Dal prices stay high in retail market, Maharashtra says rates will settle
A kilogram of tur dal costs Rs230 in the retail market, while urad dal is Rs200, despite the state government’s promise to crack down on traders to bring down the rates.mumbai Updated: Nov 28, 2015 00:30 IST
Buying dal will continue to pinch your pocket, as the prices of the most commonly used varieties have not dropped below the Rs200-mark in the retail market for a couple of months.
A kilogram of tur dal costs Rs230 in the retail market, while urad dal is Rs200, despite the state government’s promise to crack down on traders to bring down the rates.
With the price of the pulses reducing in the wholesale market — both tur and urad dal cost around Rs155 — consumer activists are blaming profiteering by traders and the lack of government intervention for retail prices staying high.
Two months ago, the steep hike in the prices of the Indian kitchen staple forced the Maharashtra government to seize 67,000 metric tonnes from traders, including 13,000 tonnes of tur dal. To bring the prices under control, the government said the seized tur dal will be auctioned off and traders will be asked to sign an undertaking that they will sell it for Rs100 a kg.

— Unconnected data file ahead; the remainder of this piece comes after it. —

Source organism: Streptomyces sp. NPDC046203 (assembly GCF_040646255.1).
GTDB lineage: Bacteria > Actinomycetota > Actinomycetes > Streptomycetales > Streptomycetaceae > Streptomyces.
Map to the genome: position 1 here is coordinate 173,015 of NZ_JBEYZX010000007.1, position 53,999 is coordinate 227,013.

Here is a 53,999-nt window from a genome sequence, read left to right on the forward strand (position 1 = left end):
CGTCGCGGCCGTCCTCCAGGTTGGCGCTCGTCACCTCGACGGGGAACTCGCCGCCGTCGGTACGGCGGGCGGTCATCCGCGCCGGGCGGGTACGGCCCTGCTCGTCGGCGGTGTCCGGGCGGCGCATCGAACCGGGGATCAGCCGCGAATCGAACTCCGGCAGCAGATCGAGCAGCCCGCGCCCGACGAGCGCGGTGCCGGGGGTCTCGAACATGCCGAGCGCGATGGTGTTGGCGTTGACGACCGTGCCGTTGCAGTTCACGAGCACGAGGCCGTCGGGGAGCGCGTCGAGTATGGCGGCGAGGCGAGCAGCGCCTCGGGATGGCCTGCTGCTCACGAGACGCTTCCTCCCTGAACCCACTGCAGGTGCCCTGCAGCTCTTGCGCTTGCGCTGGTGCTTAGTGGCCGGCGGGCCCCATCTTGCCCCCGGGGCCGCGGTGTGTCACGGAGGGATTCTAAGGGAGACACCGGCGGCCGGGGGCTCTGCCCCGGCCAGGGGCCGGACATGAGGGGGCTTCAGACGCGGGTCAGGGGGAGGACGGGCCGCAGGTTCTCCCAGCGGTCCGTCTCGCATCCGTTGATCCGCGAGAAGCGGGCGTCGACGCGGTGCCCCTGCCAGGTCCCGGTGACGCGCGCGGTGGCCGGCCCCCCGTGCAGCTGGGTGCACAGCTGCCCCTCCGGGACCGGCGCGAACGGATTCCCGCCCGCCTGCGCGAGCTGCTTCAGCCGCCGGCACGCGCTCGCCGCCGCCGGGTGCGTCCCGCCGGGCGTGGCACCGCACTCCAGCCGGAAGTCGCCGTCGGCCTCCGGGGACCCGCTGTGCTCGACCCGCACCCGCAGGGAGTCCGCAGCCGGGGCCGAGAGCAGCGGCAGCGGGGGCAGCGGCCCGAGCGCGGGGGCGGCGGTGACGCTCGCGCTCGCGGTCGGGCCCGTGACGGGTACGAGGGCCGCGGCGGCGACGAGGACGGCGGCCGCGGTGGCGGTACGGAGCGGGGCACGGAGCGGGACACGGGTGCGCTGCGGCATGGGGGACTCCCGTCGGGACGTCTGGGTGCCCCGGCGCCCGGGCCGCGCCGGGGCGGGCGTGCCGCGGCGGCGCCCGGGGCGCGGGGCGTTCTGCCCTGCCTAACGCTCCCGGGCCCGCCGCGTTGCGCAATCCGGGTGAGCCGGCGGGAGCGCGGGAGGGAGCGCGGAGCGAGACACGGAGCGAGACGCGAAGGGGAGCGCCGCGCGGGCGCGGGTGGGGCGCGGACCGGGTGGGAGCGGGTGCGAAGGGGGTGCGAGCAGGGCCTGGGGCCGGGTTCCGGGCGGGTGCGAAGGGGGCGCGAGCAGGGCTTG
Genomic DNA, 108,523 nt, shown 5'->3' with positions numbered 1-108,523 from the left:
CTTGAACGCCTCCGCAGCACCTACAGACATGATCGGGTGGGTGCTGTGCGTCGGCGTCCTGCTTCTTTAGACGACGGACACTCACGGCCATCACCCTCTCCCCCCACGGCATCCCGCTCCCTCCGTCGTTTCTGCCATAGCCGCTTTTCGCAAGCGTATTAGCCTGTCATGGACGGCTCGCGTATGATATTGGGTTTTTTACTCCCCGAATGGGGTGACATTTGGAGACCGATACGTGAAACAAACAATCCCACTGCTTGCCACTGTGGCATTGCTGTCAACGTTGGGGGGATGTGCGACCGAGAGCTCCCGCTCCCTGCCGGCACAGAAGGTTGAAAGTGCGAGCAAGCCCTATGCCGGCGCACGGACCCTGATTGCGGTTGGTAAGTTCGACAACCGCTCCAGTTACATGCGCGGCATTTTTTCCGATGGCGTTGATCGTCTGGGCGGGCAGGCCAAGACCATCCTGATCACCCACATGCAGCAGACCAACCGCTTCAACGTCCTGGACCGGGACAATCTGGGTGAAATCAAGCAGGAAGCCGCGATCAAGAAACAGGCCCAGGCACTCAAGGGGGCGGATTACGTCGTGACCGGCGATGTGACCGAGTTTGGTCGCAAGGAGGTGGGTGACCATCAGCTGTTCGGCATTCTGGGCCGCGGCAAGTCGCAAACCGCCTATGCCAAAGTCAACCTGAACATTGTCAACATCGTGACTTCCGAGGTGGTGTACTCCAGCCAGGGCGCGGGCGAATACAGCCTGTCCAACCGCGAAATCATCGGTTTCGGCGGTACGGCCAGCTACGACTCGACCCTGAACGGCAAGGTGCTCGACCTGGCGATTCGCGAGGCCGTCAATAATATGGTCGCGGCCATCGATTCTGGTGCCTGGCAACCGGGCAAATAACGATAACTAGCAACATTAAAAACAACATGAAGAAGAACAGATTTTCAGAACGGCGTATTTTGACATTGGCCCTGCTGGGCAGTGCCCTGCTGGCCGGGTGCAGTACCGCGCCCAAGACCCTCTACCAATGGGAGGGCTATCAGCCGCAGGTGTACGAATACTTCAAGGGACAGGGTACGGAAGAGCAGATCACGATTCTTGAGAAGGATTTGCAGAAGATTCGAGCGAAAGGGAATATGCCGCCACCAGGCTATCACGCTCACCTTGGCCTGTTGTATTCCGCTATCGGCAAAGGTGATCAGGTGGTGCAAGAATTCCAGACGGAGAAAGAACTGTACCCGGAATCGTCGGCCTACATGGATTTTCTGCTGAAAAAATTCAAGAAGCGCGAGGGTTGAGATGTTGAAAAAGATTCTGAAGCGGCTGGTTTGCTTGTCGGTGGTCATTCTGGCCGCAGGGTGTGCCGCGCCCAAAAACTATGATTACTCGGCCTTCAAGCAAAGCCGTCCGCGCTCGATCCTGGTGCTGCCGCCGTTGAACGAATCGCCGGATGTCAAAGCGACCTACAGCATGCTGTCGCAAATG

“Forget about relief, the situation has actually become worse this month, compared to October. We have been insisting that releasing the pulses to traders will not give consumers any relief. The state should have distributed the seized stock using the public distribution system, under the Essential Commodities Act,” said Shirish Deshpande, the chairman of the Mumbai Grahak Panchayat (MGP), a consumer rights organisation.
The state’s food and civil supplies minister, Girish Bapat, however maintains the prices of pulses have started reducing in the retail market from the earlier Rs200 to Rs160 or Rs150.
“Following some of our recent decisions, the new stock of pulses has started flowing into the market. This will stabilise the rates in some time. We are also pushing to sell the seized tur dal for Rs99 a kg. In the retail market too, the rates of the average split pigeon pea has reduced to Rs160 or Rs150 depending on location and quality,” Bapat said.
Some of the seized pulses are being sold for Rs99 at stores, but consumers said the stock sold at this price is of poor and adulterated.
“The tur dal that is available at Rs99 is adulterated and can endanger the health of consumers. We have found lakhi dal and white peas in it,” said Chhaya Warange, the president of the purchase committee of MGP.